Category: Robyn Dolgin

Fonda Cements Legacy as Hanoi Jane


Jane Fonda resumes her performance as an historical revisionist on a subject that keeps coming back to haunt her: the Vietnam War.

Fonda’s latest foray into her past as a useful propaganda tool for the communists has reared its ugly narrative all over again on the occasion of the thespian accepting a “Lifetime Achievement” award at the Traverse City Film Festival this summer. Michael Moore, the king of propaganda, added to the publicity swirl by heaping accolades on the actress as he bestowed the award.

Jane basked in the glow of her safe audience at the festival — taking advantage of the occasion to screen the sanitized version of her life in the recently released HBO documentary, Jane Fonda in Five Acts.

At the event, gullible liberals made up most of her audience embracing the activist’s “proud” anti-war participation from the 1970s, but not everyone proved to be a fawning fan. Dozens of Vietnam veterans showed up to protest Fonda’s blatantly false wartime assertions including her attempts to delegitimize and demonize American combat soldiers (which has proven posthumously in the case of more than 58,000 veterans). 

Veterans find many of her actions unforgivable, even 46 years later.

In 1973, Fonda called returning American POWs “liars and traitors” for telling the truth about their systematic torture and the killing of their comrades in captivity. Fonda’s cruel reception for returning POWs — many of whom suffered captivity in cages, years in isolation and sadistic beatings — failed to make the final edit in the appropriately named documentary, Five Acts. The point of the project was to romanticize Fonda’s life — and to that end many viewers would never learn of the irreparable harm she has caused to others. Most Americans will never know Fonda earned the moniker, “Hanoi Jane,” because of her self-initiated broadcasts — which included labeling American soldiers “war criminals” — on Radio Hanoi. She succeeded in demoralizing our troops and acting as a “pro-victory” cheerleader for the communists.

“I am proud I went to Vietnam when I did,” says Jane who hasn’t veered much from her script since the early 1970s. She has even becomes philosophical about the war to further solidify her good intentions. “The U.S. loss represented our nation’s chance for redemption,” says Fonda failing to mention redemption was in short supply in the Gulag of reeducation camps established by Ho Chi Minh and his army of mass murderers. 

Worse was yet to come. “And the communist victory symbolizes hope for the planet,” says Jane who has a difficult time floating this theory past the 100,000s tortured and murdered by the communists in the aftermath of war. This includes men, women, and children.

Veterans are appalled at the prospect of a new generation of young Americans learning about their history by peering through a lens carefully crafted by Hollywood.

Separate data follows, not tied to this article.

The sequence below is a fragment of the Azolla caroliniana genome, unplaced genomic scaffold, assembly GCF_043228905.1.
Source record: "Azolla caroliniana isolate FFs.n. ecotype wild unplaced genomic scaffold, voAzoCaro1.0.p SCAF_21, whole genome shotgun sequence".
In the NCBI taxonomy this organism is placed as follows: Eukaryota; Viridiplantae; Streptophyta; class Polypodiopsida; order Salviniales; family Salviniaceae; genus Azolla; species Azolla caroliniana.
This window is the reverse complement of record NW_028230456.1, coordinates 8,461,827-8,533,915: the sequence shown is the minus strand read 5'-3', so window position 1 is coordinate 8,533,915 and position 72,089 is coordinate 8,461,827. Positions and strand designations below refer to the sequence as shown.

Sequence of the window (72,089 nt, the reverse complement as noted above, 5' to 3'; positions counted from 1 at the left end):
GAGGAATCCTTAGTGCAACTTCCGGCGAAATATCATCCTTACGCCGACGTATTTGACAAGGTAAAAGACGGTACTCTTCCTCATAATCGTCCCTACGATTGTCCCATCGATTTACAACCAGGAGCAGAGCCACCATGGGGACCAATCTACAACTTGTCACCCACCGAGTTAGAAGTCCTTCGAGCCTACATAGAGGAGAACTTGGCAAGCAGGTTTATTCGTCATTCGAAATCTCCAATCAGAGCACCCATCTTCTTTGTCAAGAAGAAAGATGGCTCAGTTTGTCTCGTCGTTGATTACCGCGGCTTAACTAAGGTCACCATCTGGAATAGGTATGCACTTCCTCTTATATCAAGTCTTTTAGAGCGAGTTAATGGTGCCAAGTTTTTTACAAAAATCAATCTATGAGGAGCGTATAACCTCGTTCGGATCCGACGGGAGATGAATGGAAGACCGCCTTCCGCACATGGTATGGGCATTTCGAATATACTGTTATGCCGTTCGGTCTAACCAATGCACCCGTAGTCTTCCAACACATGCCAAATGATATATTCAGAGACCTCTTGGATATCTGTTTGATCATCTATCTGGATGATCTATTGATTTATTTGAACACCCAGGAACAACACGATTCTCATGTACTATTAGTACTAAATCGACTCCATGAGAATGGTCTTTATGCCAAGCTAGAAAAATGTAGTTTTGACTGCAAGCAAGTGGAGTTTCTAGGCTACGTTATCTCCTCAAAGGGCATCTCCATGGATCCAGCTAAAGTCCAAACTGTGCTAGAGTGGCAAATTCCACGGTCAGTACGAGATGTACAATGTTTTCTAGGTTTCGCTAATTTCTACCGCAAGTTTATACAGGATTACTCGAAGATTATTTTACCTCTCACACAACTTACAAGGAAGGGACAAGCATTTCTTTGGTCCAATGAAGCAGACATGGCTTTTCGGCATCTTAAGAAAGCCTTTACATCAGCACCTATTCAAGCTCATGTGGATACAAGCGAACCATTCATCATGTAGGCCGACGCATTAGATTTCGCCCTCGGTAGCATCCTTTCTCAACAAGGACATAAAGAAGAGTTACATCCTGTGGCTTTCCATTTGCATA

Their fears are well founded. Owen Gleiberman is one such impressionable reporter who writes a gushing review of Five Acts, in the entertainment publication, Variety. “Then (she) became the rare celebrity entertainer brave enough to disengage from the system to pursue her political passions,” he writes. 

“She was dissed for going to Hanoi, but the meaning of that crusade was debated all over the world — and if that’s not successful activism, I don’t know what is.” He does have a point about Jane making her treasonous presence known — from Hanoi — to the far reaches of the world.

Many outraged veterans refuse to allow Fonda to serve as a filter for their actions and have pushed back against her wave of propaganda, including her self-serving biography, My Life So Far.

Dexter Lehtinen is one of the most qualified veterans to refute Fonda’s attacks on American servicemen as war criminals, having served more than two years in combat in the most treacherous terrain: He was severely wounded in the conflict and continued to serve his country as a U.S. attorney general and Florida state senator.

Lehtinen employs his legal mind to refute the “pseudo apology” offered by Fonda in her multimedia campaign: he points out the futility of her singling out one (repeat one) treacherous action from the multitude of egregious actions committed against soldiers, and now veterans. “She expressed regret for one photograph,” he writes referring to the infamous photo of Jane smiling and sitting behind an anti-aircraft gun in North Vietnam. “But remains proud of her Radio Hanoi broadcasts, her efforts to achieve a communist victory, and her attacks on American servicemen as war criminals” adds Lehtinen in reviewing the biography, My Life So Far. “She never uses the word ‘apology’.”